Box of giraffe poop seized from Iowa woman at airport

While attempting to bring giraffe droppings into the United States to make jewelry, a woman’s droppings were confiscated by border control.

The woman, who was returning to Minneapolis-Saint Paul International Airport from a vacation in Kenya, reported the feces to customs and said she planned to make a necklace out of the material.

After removing the animal’s mass, U.S. Customs and Border Protection (CBP) destroyed it “through steam sterilization in accordance with the U.S. Department of Agriculture (USDA) destruction protocol,” it said in a statement.

The woman said she had made jewelry from other animal feces in the past, including that of a moose.

Giraffe poop
U.S. Customs and Border Protection image of giraffe feces. The droppings were destroyed by U.S. Customs and Border Protection.
U.S. Customs and Border Protection

“We were really a little shocked. Normally we don’t get feces in it. We don’t see this every day,” said Lauren Lewis, chief of CBP’s agriculture division in Minneapolis-St. Paul International Airport, told Minnesota Public Radio. “We usually inspect a lot of fruits and vegetables, as well as meat and plants that people bring in. So the fecal material that people wanted to bring was an unusual statement for us.”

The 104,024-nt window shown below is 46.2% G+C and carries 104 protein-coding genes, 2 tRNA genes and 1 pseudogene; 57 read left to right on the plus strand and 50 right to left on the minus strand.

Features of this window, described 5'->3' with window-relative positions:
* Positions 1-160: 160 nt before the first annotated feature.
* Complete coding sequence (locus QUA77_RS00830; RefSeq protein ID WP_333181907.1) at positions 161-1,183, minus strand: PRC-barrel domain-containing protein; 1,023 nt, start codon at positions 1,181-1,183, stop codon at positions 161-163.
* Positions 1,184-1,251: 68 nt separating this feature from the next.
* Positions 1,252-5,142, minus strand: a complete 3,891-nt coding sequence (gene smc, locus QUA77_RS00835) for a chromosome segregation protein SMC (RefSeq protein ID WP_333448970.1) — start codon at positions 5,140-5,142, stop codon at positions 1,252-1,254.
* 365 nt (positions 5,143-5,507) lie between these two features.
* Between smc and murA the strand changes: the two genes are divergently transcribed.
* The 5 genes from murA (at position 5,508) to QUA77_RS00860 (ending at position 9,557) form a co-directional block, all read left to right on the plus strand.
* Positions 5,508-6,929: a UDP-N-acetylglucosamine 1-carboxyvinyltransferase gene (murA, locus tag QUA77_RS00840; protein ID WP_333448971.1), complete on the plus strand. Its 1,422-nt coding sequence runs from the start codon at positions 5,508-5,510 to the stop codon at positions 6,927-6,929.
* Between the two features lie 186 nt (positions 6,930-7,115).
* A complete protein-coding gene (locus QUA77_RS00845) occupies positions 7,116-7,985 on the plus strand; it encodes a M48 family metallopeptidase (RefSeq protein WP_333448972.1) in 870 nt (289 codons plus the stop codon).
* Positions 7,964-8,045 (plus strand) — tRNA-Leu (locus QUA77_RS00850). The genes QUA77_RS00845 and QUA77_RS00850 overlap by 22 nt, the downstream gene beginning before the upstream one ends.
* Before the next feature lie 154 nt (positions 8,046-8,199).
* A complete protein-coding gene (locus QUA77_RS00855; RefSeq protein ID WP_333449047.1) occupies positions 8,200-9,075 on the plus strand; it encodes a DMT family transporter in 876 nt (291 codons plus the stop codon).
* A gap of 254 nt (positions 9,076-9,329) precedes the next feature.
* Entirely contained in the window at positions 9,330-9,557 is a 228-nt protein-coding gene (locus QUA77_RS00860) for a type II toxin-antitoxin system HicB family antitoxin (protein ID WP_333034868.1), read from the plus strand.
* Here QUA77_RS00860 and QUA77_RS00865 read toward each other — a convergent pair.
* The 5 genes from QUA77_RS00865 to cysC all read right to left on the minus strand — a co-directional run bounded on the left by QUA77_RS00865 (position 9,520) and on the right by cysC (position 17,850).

“Apparently she makes jewelry out of moose poop at home. When she saw giraffe poop on a safari, she thought it would be a unique addition to her crafts,” Lewis said.

Animal feces may contain disease-causing microbes that are common in the country of origin and can pose a danger to anyone exposed to them. According to the CBP statement, diseases including African swine fever, classical swine fever, Newcastle disease, foot-and-mouth disease and swine vesicular disease can be found in the feces of ruminant animals from Kenya. Many of these only pose a threat to livestock, but some can also spread to humans.

“There is a real danger of bringing feces into the United States,” LaFonda D. Sutton-Burke, CBP director of Field Operations-Chicago Field Office, said in the statement. “If this person had entered the U.S. and not declared these items, there is a high possibility that a person would have contracted an illness and developed serious health problems from this jewelry.”

Giraffe poop
Stock image of a giraffe’s hind legs and tail with feces.

Anyone who wanted to import animal feces from ruminants into the USA needed a veterinary permit, which the woman did not have. A willful violation of this can result in a fine of $300 to $1,000. However, the woman was unaware that she needed a permit and explained that she was bringing the feces into the country, meaning she would not face any sanctions.

“She had no intention of affecting U.S. agriculture in any way. It was just something she did as a hobby,” Lewis said. “At home she makes jewelry out of feces. So she just saw something that could be an interesting addition to her hobby. Unfortunately, it is these harmless imports that can sometimes have the biggest impact.”

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